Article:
Kale Salad with Avocado

By: Dorine Lam, RDN, MS, MPH

Partially Raw Version


  • 1 bunch organic kale, chopped
  • 1 organic avocado
  • 2 Tbsp. olive oil
  • 1 stalk celery
  • 1 tsp. Sea salt
  • 2 tsp.organic lemon juice
  • 1 large tomato, chopped
  • 10 black olives, chopped


  1. Put the salt and kale in a pot with a little water.
  2. Cover and cook over medium heat until kale is tender.
  3. Drain and chill in the refrigerator.
  4. Blend avocado, olive oil, celery, salt, and lemon juice until creamy.
  5. Add the kale, tomato pieces, and olives to the bowl with the avocado mixture and stir together.

Raw Version


  1. 1 bunch organic kale, finely chopped
  2. 2 tsp. Sea salt, divided
  3. 2 tsp. Organic lemon juice, divided
  4. 1 large tomato, chopped
  5. 10 black olives, chopped
  6. 1 organic avocado
  7. 2 Tbsp. olive oil
  8. 1 stalk celery


  1. Massage kale with 1 tsp. salt until it wilts.
  2. Add 1 tsp. lemon juice, and massage again.
  3. Combine kale, tomato pieces, and olives in a bowl.
  4. Blend the avocado, olive oil, celery, 1 tsp. salt, and 1 tsp. lemon juice until creamy.
  5. Add the avocado mixture to the kale mixture, and stir until thoroughly combined.


  1. If you suffer from hypothyroid, go with the cooked version to reduce goitrogenic properties in the kale.
  2. If you are estrogen dominant, substitute mixed green lettuce or baby spinach for the kale.

Kale Salad with AvocadoAvocado has been around forever, but has recently gained popularity as a new superfood. It is also an ideal food to include in an adrenal fatigue diet, with a plethora of health benefits, including for those people with fragile metabolisms or dysregulated NeuroEndoMetabolic (NEM) stress responses.

Avocado has a rich flavor and smooth texture. They are loaded with monounsaturated fats that help reduce insulin resistance and soluble fiber that can stabilize blood sugar levels. Enjoying avocado more frequently can help promote a healthy heart and clearer complexion. Additionally, it may improve your overall health, reduce your risk of diabetes, arthritis, and other serious health conditions. It could even help you lose weight. Studies show that eating just two avocados per week can reduce metabolic risk factors and improve your nutrient absorption.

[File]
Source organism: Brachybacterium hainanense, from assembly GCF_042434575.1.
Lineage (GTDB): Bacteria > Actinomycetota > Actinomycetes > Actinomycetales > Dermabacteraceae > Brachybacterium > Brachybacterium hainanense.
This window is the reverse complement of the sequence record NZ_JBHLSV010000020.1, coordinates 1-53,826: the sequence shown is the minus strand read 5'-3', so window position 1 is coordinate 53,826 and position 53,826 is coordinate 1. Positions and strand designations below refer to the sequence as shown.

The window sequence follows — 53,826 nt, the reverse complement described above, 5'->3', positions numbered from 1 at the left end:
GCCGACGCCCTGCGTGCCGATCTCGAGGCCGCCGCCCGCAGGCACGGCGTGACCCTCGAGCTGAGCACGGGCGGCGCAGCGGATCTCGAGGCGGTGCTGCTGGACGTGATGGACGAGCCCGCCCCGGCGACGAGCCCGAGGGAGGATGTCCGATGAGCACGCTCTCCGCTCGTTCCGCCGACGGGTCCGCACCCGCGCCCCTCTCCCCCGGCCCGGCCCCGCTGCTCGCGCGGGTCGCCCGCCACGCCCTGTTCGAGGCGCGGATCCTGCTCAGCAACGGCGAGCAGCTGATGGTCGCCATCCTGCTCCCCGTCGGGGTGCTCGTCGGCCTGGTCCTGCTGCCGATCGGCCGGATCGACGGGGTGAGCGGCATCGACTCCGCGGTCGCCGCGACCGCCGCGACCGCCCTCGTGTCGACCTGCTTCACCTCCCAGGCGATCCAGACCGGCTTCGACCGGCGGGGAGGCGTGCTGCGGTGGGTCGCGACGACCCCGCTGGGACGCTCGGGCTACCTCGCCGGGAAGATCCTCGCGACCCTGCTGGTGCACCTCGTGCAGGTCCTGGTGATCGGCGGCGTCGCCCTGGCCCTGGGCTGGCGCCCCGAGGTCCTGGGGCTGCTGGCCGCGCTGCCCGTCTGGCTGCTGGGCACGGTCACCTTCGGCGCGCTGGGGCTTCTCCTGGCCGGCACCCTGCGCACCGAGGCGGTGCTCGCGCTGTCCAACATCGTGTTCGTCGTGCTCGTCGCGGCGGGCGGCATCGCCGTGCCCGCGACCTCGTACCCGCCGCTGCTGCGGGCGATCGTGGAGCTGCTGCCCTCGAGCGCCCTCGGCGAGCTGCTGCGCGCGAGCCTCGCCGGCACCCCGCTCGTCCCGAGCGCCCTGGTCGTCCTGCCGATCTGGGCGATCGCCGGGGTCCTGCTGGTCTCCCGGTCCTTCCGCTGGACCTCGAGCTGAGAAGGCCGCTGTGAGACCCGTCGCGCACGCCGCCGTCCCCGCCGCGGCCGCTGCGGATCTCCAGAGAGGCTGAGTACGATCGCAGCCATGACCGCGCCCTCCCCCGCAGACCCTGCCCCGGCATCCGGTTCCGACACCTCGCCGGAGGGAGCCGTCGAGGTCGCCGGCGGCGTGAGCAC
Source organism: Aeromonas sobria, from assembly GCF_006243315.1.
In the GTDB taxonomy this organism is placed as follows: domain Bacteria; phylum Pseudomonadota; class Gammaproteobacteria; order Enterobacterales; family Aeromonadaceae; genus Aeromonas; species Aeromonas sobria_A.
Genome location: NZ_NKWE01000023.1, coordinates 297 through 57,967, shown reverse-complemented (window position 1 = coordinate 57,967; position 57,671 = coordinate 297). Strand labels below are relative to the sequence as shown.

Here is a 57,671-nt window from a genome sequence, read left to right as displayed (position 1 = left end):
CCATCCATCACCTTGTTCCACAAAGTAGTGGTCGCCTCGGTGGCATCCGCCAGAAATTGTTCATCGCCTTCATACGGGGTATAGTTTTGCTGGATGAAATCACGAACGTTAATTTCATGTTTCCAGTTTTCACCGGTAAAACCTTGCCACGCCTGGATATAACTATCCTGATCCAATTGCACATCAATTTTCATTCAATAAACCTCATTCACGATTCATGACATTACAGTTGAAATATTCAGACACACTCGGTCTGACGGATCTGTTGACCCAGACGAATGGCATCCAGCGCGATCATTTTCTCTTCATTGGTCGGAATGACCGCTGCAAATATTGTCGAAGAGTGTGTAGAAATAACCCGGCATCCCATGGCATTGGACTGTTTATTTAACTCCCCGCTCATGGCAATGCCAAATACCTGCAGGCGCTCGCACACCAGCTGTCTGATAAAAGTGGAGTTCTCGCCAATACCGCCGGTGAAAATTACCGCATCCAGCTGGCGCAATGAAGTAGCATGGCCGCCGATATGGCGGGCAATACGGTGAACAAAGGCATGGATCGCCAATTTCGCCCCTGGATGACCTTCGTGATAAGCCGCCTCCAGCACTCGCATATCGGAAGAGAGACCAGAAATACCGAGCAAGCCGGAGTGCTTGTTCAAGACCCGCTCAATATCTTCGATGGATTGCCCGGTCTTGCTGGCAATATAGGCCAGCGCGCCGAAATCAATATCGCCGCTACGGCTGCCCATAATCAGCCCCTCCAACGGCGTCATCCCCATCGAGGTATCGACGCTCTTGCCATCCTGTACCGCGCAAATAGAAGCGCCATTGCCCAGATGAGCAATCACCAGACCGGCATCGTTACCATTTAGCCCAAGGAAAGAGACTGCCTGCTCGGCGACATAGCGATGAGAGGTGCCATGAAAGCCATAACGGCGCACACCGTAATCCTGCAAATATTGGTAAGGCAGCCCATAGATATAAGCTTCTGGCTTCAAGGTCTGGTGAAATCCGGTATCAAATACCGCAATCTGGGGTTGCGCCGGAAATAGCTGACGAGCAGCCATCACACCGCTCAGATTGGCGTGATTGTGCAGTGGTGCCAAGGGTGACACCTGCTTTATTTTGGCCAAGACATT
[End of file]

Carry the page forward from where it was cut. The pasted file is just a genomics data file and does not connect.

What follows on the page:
Technically a fruit, despite packing far more healthy fat and far fewer carbs than most fruits, an avocado contains 2 grams of protein and 15 grams of healthy fat. When added to salad or salsa, this can help you absorb fat-soluble nutrients and antioxidants up to 400% more effectively. Avocados are also loaded with potassium, omega-3 fatty acids, folate, and vitamins K, C, E, B5, and B6, along with trace amounts of several minerals, and fiber. In this recipe, the avocado improves absorption of nutrients from the kale and other vegetables.

The nutritional density and carbohydrate paucity of the avocado marks it as a post-nutritionally potent food that may help you to achieve a successful recovery from adrenal fatigue and rebalance the body’s NEM stress response systems. Since the NEM stress response is already in a fragile state in those with adrenal fatigue, any little stressor can set it off and worsen symptoms. It’s therefore important to provide the nutrition needed for adrenal fatigue recovery in a gentle manner that does not cause undue stress that would further unbalance the NEM stress response.

A cup of kale is packed with 5 grams of fiber, nearly 7 times your daily vitamin K requirement, more than twice a day’s supply of vitamin A, more than a day’s supply of vitamin C, and more calcium than a cup of milk. Kale also contains significant amounts of iron, folate, magnesium, omega-3 fatty acids, antioxidants, and several other nutrients. Adding avocado to kale improves your ability to absorb and use fat-soluble nutrients such as vitamins K and E.

Kale Salad with Avocado